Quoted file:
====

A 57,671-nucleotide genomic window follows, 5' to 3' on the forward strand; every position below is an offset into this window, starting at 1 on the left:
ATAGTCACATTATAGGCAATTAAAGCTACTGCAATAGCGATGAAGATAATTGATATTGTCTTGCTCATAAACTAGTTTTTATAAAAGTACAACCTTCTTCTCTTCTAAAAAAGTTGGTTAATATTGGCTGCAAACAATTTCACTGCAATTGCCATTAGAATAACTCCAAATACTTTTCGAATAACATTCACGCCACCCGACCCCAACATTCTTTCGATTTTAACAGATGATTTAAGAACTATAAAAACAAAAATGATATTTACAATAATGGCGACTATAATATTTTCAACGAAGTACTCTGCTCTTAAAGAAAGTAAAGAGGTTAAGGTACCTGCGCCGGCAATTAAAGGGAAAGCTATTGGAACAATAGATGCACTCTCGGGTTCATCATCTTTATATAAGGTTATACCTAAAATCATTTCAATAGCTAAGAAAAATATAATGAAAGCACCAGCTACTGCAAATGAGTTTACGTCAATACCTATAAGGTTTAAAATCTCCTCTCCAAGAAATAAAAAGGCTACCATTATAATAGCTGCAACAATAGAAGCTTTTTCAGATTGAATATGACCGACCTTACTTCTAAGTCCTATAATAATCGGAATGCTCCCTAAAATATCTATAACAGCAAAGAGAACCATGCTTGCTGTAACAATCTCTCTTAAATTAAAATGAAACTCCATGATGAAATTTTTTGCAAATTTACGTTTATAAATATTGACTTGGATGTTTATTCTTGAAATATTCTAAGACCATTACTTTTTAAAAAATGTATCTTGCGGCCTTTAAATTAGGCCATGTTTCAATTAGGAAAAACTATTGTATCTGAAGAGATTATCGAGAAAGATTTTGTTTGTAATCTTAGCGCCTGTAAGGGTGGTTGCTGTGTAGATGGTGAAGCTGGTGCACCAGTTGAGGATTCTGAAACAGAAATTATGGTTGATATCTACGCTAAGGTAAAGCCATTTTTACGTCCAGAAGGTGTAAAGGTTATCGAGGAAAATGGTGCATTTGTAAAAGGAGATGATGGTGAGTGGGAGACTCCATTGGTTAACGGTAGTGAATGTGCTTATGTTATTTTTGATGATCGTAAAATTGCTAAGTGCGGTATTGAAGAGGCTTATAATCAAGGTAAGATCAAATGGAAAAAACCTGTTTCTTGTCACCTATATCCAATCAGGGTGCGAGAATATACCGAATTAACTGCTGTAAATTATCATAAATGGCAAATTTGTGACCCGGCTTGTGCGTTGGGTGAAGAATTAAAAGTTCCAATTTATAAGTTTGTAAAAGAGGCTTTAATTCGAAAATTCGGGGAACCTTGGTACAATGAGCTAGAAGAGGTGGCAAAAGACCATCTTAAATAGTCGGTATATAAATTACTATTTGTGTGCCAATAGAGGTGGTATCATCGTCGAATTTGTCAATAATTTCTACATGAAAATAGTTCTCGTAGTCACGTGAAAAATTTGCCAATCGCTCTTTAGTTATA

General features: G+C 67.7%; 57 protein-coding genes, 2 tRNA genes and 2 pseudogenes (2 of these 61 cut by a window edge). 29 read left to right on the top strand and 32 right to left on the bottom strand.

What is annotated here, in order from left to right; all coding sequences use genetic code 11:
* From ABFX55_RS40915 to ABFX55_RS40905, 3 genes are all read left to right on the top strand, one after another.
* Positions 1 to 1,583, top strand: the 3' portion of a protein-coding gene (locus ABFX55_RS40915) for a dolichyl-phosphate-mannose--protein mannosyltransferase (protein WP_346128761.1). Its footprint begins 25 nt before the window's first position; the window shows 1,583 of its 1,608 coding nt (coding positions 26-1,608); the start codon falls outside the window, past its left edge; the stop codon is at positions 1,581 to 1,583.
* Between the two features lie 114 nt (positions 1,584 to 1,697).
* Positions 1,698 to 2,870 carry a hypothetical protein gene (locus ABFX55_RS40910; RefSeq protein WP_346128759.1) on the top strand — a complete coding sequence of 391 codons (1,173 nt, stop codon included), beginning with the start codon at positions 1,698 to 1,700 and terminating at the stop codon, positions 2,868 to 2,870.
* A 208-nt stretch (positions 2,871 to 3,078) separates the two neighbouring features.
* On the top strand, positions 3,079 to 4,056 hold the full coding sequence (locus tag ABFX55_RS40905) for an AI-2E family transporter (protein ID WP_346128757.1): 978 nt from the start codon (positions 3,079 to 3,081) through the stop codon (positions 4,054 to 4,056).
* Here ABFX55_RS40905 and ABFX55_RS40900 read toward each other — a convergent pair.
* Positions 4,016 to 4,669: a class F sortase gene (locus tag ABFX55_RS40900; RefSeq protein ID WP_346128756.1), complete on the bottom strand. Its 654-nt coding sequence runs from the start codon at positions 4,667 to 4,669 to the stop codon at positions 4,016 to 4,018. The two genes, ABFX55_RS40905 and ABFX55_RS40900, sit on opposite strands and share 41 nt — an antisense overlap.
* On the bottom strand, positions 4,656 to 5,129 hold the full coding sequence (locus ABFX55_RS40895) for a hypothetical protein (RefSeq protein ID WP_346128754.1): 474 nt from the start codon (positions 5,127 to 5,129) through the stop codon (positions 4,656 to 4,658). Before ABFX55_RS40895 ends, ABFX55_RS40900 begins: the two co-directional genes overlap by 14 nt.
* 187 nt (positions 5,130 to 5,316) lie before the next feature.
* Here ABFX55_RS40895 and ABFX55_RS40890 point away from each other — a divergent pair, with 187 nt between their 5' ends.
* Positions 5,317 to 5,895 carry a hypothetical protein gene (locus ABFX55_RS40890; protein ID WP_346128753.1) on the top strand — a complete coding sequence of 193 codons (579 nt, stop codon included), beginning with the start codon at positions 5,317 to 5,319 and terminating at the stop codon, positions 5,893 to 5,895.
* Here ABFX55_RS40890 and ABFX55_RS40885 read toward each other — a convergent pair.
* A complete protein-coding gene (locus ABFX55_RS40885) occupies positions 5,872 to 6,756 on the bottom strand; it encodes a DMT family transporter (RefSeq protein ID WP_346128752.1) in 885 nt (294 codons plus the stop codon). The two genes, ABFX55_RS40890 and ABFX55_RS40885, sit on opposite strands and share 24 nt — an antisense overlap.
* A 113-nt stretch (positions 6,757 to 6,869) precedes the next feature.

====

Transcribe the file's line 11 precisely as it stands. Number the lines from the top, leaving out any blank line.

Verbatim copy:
* Here ABFX55_RS40905 and ABFX55_RS40900 read toward each other — a convergent pair.